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  • 5 things to note in RBI’s report on impact of demonetization

    The Indian Prime Minister Narendra Modi announced demonetisation of 86% of the currency in circulation on November 8, 2016. The action was taken to hit at corruption, black money, counterfeiting and terror financing.

    The actual impact of the move has been much discussed and analysed. Information, however, was sparse. Even the Reserve Bank of India couldn’t quantify the impact in time for their monetary policy review. Until recently, that is.

    A few days back, the RBI published a preliminary report on the macroeconomic impact of demonetisation. Here are 5 points to note:

  • Transient impact

    The Indian economy has been adversely affected by the demonetization drive, the RBI report said. However, this impact was short-lived in most sectors of the economy. The months of November and December 2016 witnessed the greatest challenges. But the impact moderated significantly around the year-end. By mid-February, the impact dissipated by a large extent, the RBI report said.

  • Impact on productivity

    One of the lead indicators of economic activity and growth in the country is Purchasing Managers’ Index (PMI). It measures the increase or decrease in orders, inventories, employment and production for manufacturing and service companies. It thus indicates the economic health of the manufacturing and service sectors. Demonetisation affected company productivity, the RBI said. This can be seen in the decline in manufacturing PMI to 49.6 in December from 54.5 in October. A PMI reading under 50 indicates negative growth, while a reading over 50 indicates expansion. However, the PMI data crossed the 50 again in January. This indicates the reduction of impact in the new year. The PMI in services sector followed a similar trend.

  • Sectors affected

    The impact of demonetization was visible mostly in the construction and real estate sector, the RBI report said. Labour-intensive areas such as textiles, gems, jewellery have also been affected. This was primarily due to the shortage of cash in circulation. However, the strong growth in sectors such as manufacturing, agriculture, electricity, and mining ensured that the overall impact on Gross Value Added (GVA) growth was modest, the RBI said. GVA is defined as the measure of the the total value of goods and services produced in an area, sector or industry. So, a higher GVA growth value is good for the economy.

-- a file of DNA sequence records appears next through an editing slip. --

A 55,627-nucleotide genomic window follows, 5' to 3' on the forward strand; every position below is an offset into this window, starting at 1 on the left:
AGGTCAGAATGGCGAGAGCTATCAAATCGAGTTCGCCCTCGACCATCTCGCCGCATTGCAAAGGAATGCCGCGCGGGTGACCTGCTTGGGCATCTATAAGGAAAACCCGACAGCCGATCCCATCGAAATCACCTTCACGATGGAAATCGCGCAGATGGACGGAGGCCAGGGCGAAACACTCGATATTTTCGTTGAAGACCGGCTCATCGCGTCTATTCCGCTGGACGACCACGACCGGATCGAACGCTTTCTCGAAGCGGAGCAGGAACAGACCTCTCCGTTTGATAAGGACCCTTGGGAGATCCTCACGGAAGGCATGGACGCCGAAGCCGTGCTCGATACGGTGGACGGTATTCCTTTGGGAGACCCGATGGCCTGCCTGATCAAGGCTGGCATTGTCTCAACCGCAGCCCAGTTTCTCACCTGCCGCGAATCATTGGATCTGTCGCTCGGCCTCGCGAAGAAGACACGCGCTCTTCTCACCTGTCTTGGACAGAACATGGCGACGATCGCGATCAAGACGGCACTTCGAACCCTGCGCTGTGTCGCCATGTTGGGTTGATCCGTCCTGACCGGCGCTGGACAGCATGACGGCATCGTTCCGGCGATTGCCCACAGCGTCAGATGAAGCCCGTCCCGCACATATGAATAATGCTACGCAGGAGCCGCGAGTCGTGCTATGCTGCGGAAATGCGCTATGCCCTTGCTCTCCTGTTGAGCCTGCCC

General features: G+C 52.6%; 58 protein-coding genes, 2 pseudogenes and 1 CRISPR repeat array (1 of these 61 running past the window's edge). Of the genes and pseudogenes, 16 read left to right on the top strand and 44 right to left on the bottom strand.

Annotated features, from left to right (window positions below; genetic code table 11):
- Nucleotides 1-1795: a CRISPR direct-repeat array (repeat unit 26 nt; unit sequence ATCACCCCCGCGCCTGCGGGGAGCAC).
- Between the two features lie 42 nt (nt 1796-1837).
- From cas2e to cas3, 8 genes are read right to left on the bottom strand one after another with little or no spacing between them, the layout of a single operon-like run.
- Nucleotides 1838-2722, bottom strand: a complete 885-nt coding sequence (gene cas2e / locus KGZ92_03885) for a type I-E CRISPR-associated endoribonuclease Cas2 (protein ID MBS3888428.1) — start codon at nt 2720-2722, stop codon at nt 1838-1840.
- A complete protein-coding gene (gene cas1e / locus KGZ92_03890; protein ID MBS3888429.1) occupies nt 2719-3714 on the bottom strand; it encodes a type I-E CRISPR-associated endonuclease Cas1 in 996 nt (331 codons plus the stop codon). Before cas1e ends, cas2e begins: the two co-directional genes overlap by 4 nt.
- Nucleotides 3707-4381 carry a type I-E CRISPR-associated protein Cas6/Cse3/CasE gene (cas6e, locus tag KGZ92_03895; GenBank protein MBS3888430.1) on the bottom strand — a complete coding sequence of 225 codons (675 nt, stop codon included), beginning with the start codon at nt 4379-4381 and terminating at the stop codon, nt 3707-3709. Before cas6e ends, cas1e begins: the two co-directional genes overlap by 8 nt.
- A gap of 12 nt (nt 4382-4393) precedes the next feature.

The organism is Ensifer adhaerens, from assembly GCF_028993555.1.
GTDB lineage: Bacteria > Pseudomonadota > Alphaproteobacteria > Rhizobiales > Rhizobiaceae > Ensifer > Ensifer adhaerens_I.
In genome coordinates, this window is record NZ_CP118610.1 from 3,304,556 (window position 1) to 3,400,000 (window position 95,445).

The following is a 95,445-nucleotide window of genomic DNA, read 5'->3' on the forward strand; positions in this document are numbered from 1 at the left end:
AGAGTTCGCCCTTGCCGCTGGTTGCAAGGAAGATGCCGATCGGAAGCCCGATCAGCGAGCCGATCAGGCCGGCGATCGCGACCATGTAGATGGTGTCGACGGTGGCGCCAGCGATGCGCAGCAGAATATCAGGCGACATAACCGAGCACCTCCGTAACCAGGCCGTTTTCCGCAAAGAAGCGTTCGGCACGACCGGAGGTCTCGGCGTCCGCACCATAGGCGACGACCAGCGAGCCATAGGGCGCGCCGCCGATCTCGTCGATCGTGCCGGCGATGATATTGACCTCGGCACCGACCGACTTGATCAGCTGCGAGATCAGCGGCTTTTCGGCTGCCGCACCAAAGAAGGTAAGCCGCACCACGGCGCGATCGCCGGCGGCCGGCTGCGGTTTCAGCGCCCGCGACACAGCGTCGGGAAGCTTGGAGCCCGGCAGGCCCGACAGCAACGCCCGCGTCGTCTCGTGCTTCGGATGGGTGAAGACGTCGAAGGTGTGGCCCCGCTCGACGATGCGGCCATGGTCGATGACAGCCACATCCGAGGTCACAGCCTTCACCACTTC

• Impact on private consumption

    Automobiles, consumer durables, FMCG and real estate are well-known cash intensive sectors. Naturally, they were affected by demonetisation. In the month of November, sales in the automobile sector declined by 5.5% year-on-year. The poor run continued with an 18.7% and 4.7% decrease in the months of December and January. However, the sector bounced back quite well in the subsequent month with a sales growth of 0.9% YoY. However, the consumer durables sector was not as affected. It witnessed an increase in demand after demonetisation. GDP data shows that Private Consumption Expenditure (PCE) increased to 10.1% in the third quarter ended December 2017, from 5.1% in the July-September quarter. PCE is the expenditure incurred on consumption of goods and services by households across the country.

  • Positive impact in the medium-long term

    While demonetization has certainly had some amount of negative macroeconomic impact, this is not long lasting, as per the RBI report. With remonetisation of the currency notes and lifting of cash withdrawals, banks can now go back to the pre-demonetisation rules. Normalcy can, thus, ensue. But more importantly, demonetization is expected to have a positive impact in the medium-to-long term. People could shift towards digital payment ecosystem. This can help reduce black money and also include more sections of the country in the formal financial sector.

    • The RBI’s report on the macroeconomic impact of demonetization  Read more

    • Indian GDP growth in third quarter faster than expected despite note ban  Read more

  • Rs. 1,900 Crore

    One of the biggest positive outcomes of demonetization was the increase in the number of digital transactions in the country. For example, the value of Unified Payments Interface (UPI) transactions increased to ` 1,900 crore in February from ` 19 crore in November. There has been an increase in other modes of digital transactions such as NEFT and IMPS too.